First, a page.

Life in 1904: Dying at 47, 4-cent sugar


As we close out the year, it is interesting to look back on what life was like 100 years ago.
In the year 1904, according to an interesting fact sheet, the average life expectancy in the United States was 47 years.
There were 8,000 cars in the country, and only 144 miles of paved roads. The maximum speed limit in most cities was 10 miles per hour.
Only 14 percent of the homes had the luxury of a bathtub.
Only 8 percent had a telephone. Who would you call, if only 8 percent of the entire population had a telephone? The cost of a phone call from Denver to New York City, lasting only three minutes, cost $11.
Alabama, Mississippi, Iowa and Tennessee were more populated than California, where wide open spaces remained beautiful, unspoiled. The population in Las Vegas was 30!
Numbers. Wages remain hard to visualize, because the cost of everything was much lower. The average wage in the United States was 22 cents an hour, with the average worker earning around $200-$400 a year. The average veterinarian earned somewhere between $1,500-$4,000 a year. A good accountant might earn up to $2,000 a year, with dentists averaging around $2,500 per year. Mechanical engineers could earn close to $5,000.
Those wages went a bit further toward purchasing the essentials.
Sugar cost 4 cents a pound. Eggs cost 14 cents a dozen. Many farm women raised chickens just to have eggs to sell for a little extra spending money. Coffee was 15 cents a pound.
Baths and more. Most women only washed their hair once a month, and used borax or egg yolks for shampoo.
More than 95 percent of all births took place in the home. Most women did not reveal that they were expecting a child. It was simply not discussed.
Ninety percent of all U.S. physicians had no college degree. Medical schools provided diplomas, many of which were condemned by the press and by the government.
Most doctors were scorned as drunkards and hooligans. Many were paid in goods, such as a sack of potatoes or turnips for a house call.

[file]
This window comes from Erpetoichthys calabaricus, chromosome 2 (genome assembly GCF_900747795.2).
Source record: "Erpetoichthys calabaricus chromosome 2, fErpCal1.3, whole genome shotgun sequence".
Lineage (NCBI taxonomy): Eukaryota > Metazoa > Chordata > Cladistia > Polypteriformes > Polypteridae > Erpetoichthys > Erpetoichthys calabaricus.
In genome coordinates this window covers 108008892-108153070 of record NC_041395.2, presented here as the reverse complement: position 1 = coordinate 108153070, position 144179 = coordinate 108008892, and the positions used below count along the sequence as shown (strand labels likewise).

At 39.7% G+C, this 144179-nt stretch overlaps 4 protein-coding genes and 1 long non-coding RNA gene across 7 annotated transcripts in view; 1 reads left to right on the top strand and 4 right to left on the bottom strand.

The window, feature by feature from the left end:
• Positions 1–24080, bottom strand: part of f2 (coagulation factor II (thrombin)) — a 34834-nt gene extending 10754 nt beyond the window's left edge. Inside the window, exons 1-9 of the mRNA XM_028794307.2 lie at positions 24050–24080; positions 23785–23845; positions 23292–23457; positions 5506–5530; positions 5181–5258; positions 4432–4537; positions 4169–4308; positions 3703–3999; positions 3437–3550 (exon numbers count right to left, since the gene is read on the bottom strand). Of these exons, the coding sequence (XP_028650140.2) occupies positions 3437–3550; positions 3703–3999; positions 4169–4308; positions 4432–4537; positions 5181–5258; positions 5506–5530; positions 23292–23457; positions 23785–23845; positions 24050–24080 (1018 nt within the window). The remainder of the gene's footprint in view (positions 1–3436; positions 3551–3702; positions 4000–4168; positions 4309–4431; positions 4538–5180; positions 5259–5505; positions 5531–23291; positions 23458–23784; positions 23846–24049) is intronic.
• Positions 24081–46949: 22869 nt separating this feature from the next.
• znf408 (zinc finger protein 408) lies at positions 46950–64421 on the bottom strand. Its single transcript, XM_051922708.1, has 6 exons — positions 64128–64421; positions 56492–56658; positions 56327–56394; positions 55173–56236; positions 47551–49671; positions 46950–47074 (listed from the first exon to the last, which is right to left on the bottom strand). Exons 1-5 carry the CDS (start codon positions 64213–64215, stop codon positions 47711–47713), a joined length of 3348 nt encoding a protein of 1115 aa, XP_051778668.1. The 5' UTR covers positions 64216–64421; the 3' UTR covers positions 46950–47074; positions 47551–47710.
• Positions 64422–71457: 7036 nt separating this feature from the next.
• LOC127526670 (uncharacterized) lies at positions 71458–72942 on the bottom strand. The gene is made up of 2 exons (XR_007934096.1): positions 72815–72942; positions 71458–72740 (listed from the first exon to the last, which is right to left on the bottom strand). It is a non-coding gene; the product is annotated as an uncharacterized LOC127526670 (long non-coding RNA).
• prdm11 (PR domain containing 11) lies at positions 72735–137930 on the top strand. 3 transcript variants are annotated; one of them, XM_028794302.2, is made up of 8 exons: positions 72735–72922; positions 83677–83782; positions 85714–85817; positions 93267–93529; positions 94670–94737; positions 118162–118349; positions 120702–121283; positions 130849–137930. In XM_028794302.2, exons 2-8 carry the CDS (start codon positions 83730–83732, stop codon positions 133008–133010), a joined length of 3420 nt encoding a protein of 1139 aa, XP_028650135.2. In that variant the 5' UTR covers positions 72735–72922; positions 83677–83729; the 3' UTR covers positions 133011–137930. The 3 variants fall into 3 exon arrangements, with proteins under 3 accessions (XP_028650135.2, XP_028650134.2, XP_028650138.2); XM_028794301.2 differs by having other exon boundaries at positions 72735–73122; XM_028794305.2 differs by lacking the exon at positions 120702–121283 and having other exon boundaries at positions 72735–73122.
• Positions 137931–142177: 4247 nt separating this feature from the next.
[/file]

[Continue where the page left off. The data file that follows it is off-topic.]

Flags, towers and death. The American flag had 45 stars. Canada passed a law prohibiting poor people from entering the country for any reason. The Eiffel Tower was the tallest structure in the world.
The five leading causes of death in the United States in 1904 were: pneumonia and influenza, tuberculosis, diarrhea, followed by heart disease, then stroke.
Crossword puzzles, canned beer and iced tea hadn’t been invented.
There was no Mother’s Day or Father’s Day. Two out of 10 adults in the United States couldn’t read or write. Only 6 percent of all American adults had graduated high school.
Drugs, murder. Marijuana, heroin and morphine were all available over the counter at neighborhood drugstores. According to one pharmacist, “Heroin clears the complexion, gives buoyancy to the mind, regulates the stomach and bowels, and is, in fact, a perfect guardian of health.”
Eighteen percent of all American households had at least one full-time servant or domestic. In 1904, there were only about 230 murders reported in the entire country.
What’s next? What a different place and time. One hundred years have passed, and it would have been impossible in 1904 to imagine such things as computers in nearly every home, the incredible high-speed Internet, on-line banking, DVD players and so much more.
The big question that arises is just what will 100 years from now be like? Hard to even attempt to imagine, isn’t it?


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Judith Sutherland, born and raised on an Ohio family dairy farm, now lives on a 70-acre farm not far from the area where her father’s family settled in the 1850s. Appreciating the tranquility of rural life, Sutherland enjoys sharing a view of her world through writing. Other interests include teaching, reading, training dogs and raising puppies. She and her husband have two children, a son and a daughter, in college.